Men of power and influence have throughout the years been role models as they are put in the eye of the public as well as media platforms for the work, sacrifices and barriers they overcame for the sake of Social Justice. Martin Luther King, Jr. Believe it or not there are still men of influence who may never be in the public eye or media platforms that are making a difference in their communities, neighborhoods and homes.
It has taken a homophobic preacher, Angus Buchan, to lead one of the largest gatherings of South Africans in recent years. On Saturday, Buchan hosted a mass prayer at Wilde Als Farm, on the outskirts of Bloemfontein, attended by hundreds of thousands of Christians from around the country. This is a Jesus change, because we need a Christian government.
Protesters had gathered next to the stage where Angus Buchan, a South African evangelist preacher held his sermon. It was the first time the conference was held in Canada, and the turnout was according to event staff around one thousand in total. He has been known to promote ideas that women should submit to men in the household, and condones physical punishment of children as means of discipline.
Masculism or masculinism may variously refer to advocacy of the rights or needs of men and boys ; and the adherence to or promotion of attributes opinions, values, attitudes, habits regarded as typical of men and boys. According to the historian Judith Allen, Charlotte Perkins Gilman coined the term masculism in when she gave a public lecture series in New York entitled "Studies in Masculism". Apparently the printer did not like the term and tried to change it. Allen writes that Gilman used masculism to refer to the opposition of misogynist men to women's rights and, more broadly, to describe "men's collective political and cultural actions on behalf of their own sex",  or what Allen calls the "sexual politics of androcentric cultural discourses".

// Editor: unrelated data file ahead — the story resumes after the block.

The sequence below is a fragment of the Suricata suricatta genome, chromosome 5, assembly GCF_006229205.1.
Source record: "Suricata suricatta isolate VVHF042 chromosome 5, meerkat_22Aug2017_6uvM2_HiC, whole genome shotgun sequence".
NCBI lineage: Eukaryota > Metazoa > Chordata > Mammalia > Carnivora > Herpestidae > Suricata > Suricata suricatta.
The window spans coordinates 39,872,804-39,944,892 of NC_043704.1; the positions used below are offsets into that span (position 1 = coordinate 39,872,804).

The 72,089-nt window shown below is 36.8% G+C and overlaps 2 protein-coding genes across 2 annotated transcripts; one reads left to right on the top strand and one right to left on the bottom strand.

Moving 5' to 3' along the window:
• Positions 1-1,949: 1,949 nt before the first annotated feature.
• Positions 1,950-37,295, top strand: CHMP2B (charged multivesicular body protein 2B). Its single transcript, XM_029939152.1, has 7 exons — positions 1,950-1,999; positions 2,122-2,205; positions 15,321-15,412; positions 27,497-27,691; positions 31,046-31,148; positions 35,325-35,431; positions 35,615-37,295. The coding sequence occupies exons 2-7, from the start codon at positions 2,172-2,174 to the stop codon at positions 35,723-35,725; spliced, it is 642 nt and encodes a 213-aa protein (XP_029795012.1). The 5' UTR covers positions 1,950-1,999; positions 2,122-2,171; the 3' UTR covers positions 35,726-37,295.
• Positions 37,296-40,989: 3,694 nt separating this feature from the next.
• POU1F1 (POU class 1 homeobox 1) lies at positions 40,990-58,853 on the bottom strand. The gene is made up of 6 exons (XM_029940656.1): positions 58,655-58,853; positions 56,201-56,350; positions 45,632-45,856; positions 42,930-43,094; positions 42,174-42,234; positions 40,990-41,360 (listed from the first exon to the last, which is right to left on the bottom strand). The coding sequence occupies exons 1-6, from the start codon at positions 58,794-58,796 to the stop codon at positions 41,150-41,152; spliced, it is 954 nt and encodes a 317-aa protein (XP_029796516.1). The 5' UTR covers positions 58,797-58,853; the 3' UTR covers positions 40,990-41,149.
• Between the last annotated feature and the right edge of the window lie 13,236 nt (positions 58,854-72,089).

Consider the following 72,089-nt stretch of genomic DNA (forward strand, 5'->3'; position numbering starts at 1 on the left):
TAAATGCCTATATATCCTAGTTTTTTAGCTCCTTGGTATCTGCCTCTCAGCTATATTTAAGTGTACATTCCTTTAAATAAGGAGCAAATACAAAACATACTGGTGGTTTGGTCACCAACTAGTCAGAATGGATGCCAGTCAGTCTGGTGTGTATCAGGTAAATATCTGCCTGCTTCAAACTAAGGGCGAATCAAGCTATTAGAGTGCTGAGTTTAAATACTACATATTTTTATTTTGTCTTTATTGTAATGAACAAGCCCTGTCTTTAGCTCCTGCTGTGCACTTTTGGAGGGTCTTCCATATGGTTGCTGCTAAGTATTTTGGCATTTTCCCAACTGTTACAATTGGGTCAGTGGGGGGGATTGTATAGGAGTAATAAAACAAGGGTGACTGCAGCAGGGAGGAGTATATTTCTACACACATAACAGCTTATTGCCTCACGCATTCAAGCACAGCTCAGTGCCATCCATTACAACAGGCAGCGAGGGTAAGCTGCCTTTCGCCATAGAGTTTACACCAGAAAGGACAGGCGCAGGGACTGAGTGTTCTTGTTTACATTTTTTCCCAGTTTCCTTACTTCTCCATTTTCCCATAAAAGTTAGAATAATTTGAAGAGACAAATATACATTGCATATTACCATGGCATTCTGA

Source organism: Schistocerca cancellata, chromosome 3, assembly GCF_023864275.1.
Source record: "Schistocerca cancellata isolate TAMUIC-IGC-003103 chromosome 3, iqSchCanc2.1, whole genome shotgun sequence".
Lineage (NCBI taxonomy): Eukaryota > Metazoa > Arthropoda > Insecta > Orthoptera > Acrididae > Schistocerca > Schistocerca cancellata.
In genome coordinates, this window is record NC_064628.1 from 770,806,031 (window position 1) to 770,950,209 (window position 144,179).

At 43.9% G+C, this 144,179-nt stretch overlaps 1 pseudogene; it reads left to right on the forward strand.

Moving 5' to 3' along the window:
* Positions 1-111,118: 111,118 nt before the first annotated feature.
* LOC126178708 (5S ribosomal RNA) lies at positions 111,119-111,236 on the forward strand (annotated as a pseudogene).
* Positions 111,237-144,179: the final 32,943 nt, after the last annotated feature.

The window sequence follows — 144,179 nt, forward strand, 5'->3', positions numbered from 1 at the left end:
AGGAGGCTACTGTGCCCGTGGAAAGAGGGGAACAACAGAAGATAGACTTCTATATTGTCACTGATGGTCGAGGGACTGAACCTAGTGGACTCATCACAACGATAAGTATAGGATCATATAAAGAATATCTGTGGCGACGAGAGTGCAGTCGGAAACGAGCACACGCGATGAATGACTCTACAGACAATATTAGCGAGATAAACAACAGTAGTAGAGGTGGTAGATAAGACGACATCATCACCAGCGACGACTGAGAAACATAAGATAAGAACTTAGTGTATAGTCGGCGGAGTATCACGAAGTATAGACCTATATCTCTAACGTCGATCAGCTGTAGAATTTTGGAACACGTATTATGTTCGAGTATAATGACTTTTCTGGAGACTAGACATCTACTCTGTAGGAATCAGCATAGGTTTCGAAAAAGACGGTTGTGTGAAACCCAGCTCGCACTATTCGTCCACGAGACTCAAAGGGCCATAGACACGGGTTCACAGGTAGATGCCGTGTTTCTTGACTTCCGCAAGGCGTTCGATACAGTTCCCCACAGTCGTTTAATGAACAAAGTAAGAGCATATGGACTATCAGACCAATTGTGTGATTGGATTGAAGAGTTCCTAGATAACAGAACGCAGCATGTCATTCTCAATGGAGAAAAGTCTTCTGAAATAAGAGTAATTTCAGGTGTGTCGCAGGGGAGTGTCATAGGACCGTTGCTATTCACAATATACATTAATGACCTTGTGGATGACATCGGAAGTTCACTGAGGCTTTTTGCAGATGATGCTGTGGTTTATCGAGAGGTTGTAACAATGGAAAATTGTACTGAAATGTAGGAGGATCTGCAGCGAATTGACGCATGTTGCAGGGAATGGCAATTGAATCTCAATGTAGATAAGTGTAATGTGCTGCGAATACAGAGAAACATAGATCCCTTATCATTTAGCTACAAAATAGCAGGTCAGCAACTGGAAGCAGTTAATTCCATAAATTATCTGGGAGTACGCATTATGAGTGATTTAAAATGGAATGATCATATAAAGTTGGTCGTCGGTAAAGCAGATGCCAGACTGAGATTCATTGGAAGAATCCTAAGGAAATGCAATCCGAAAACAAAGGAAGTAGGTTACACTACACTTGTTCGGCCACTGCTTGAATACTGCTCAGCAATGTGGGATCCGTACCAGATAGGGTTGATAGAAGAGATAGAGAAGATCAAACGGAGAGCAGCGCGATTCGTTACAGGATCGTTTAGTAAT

Elke geestelike beweging het sy indrukwekkende en skadukante. Die beste is, volgens die gelykenis, om te wag tot die oestyd. Die boodskap is dus: nie te gou oordeel nie.
When I was a teen I spent some time in group and foster homes. One of my friends in the group home, who I will just call Jay to protect the not-so-innocent, had a huge crush on me. Our rooms were next to each other, and one night we were talking and he showed me his journal and it had a big rainbow sticker on it.
After three long summers on the sidelines, bitterly watching it play out on social media, I decided that it was finally time to get in on the action — despite knowing very little about it. When I checked out the line-up — Liberty X Kate Nash Samantha Mumba — I was surprised at how cheesy some of it was, for a lauded festival in
In this article, we reflect on how African Christian faith may become redemptive rather than violent in the context of lesbian, gay, bisexual, transgender and intersex forms of sexuality. This article offers reflection on work that has been done over the past decade or so in African contexts, across a number of continent-wide networks. Each of these networks has sought to construct safe and sacred places for dialogue with diversity, between African lesbian, gay, bisexual, transgender, intersex and queer LGBTIQ Christians, African theological educators and African church leadership.